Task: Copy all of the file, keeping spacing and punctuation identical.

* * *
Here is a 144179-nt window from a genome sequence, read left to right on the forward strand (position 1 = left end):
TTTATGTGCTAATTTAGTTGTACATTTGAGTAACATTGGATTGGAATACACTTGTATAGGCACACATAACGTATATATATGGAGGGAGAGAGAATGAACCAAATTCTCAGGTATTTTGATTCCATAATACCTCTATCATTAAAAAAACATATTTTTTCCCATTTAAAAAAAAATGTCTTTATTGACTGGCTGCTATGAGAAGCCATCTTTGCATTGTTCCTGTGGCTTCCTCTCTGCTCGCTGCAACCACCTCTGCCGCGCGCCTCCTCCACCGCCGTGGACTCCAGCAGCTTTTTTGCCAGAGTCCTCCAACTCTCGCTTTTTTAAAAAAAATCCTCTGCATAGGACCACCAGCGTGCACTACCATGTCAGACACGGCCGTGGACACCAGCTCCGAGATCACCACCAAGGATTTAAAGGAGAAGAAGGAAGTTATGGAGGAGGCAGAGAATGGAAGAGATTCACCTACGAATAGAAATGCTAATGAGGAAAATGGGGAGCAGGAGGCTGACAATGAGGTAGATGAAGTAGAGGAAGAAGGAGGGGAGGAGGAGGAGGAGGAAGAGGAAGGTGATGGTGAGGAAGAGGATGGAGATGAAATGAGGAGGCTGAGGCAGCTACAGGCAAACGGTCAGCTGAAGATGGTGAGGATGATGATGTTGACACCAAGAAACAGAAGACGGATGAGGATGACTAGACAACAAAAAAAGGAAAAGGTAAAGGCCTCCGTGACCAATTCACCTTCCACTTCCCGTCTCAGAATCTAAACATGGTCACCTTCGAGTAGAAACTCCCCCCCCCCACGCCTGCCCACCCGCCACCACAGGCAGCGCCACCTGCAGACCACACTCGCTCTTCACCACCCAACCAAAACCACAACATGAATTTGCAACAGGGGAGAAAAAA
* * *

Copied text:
Here is a 144179-nt window from a genome sequence, read left to right on the forward strand (position 1 = left end):
TTTATGTGCTAATTTAGTTGTACATTTGAGTAACATTGGATTGGAATACACTTGTATAGGCACACATAACGTATATATATGGAGGGAGAGAGAATGAACCAAATTCTCAGGTATTTTGATTCCATAATACCTCTATCATTAAAAAAACATATTTTTTCCCATTTAAAAAAAAATGTCTTTATTGACTGGCTGCTATGAGAAGCCATCTTTGCATTGTTCCTGTGGCTTCCTCTCTGCTCGCTGCAACCACCTCTGCCGCGCGCCTCCTCCACCGCCGTGGACTCCAGCAGCTTTTTTGCCAGAGTCCTCCAACTCTCGCTTTTTTAAAAAAAATCCTCTGCATAGGACCACCAGCGTGCACTACCATGTCAGACACGGCCGTGGACACCAGCTCCGAGATCACCACCAAGGATTTAAAGGAGAAGAAGGAAGTTATGGAGGAGGCAGAGAATGGAAGAGATTCACCTACGAATAGAAATGCTAATGAGGAAAATGGGGAGCAGGAGGCTGACAATGAGGTAGATGAAGTAGAGGAAGAAGGAGGGGAGGAGGAGGAGGAGGAAGAGGAAGGTGATGGTGAGGAAGAGGATGGAGATGAAATGAGGAGGCTGAGGCAGCTACAGGCAAACGGTCAGCTGAAGATGGTGAGGATGATGATGTTGACACCAAGAAACAGAAGACGGATGAGGATGACTAGACAACAAAAAAAGGAAAAGGTAAAGGCCTCCGTGACCAATTCACCTTCCACTTCCCGTCTCAGAATCTAAACATGGTCACCTTCGAGTAGAAACTCCCCCCCCCCACGCCTGCCCACCCGCCACCACAGGCAGCGCCACCTGCAGACCACACTCGCTCTTCACCACCCAACCAAAACCACAACATGAATTTGCAACAGGGGAGAAAAAA